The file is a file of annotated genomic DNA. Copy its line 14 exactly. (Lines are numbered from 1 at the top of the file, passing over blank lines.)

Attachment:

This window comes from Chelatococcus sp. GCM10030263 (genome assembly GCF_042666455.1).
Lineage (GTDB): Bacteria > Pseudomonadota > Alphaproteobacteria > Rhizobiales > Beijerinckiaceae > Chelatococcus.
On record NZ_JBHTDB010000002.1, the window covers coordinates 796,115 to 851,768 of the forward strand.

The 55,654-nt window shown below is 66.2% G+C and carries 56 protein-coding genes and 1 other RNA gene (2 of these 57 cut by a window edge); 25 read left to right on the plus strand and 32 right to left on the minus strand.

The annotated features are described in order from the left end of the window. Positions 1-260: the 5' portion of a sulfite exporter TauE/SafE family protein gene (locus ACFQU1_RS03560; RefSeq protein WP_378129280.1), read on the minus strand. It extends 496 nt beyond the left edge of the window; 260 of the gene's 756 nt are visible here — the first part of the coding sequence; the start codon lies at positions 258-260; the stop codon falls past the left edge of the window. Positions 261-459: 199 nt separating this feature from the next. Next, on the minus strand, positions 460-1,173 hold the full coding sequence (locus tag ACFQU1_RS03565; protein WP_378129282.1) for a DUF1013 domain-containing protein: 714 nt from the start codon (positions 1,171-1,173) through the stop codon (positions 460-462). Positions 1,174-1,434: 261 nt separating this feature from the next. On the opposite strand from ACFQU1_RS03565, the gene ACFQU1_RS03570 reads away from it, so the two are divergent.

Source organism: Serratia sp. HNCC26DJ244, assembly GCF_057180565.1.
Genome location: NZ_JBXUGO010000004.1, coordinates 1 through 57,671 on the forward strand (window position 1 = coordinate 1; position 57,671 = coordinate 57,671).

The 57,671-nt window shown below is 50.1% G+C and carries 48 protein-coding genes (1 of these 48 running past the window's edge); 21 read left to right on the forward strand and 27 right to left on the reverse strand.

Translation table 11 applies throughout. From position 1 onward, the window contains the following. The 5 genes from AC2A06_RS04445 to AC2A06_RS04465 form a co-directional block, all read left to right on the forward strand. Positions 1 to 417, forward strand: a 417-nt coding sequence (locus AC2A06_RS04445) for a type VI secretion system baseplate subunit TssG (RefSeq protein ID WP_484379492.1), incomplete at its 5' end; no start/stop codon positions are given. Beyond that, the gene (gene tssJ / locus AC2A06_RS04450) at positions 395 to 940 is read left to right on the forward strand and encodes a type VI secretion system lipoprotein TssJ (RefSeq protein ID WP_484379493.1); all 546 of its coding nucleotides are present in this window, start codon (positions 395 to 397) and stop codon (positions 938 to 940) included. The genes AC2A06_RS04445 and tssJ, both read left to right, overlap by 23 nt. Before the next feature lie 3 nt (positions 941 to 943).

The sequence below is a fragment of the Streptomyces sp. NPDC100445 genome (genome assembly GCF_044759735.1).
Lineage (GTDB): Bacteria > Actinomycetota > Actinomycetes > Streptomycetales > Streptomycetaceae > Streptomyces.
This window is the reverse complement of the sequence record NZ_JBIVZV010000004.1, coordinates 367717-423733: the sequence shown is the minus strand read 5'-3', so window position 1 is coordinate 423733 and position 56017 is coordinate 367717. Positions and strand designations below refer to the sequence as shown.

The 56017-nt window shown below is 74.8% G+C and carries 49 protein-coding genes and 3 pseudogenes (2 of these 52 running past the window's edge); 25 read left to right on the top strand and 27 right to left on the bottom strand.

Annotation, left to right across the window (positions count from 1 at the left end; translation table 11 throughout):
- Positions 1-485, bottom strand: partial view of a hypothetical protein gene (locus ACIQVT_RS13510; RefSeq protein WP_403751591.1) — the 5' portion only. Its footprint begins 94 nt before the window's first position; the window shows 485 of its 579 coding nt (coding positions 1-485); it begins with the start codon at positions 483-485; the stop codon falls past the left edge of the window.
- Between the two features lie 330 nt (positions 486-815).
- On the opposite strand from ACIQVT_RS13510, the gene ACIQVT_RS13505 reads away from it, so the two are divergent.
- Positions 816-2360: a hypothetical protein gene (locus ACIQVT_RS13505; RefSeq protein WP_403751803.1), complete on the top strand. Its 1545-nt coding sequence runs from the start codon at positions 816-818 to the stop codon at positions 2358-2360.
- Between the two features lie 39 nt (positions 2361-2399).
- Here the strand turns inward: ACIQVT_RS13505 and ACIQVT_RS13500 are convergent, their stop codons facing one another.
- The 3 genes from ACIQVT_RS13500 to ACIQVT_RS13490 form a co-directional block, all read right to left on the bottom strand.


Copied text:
Annotation, left to right across the window (positions count from 1 at the left end; translation table 11 throughout):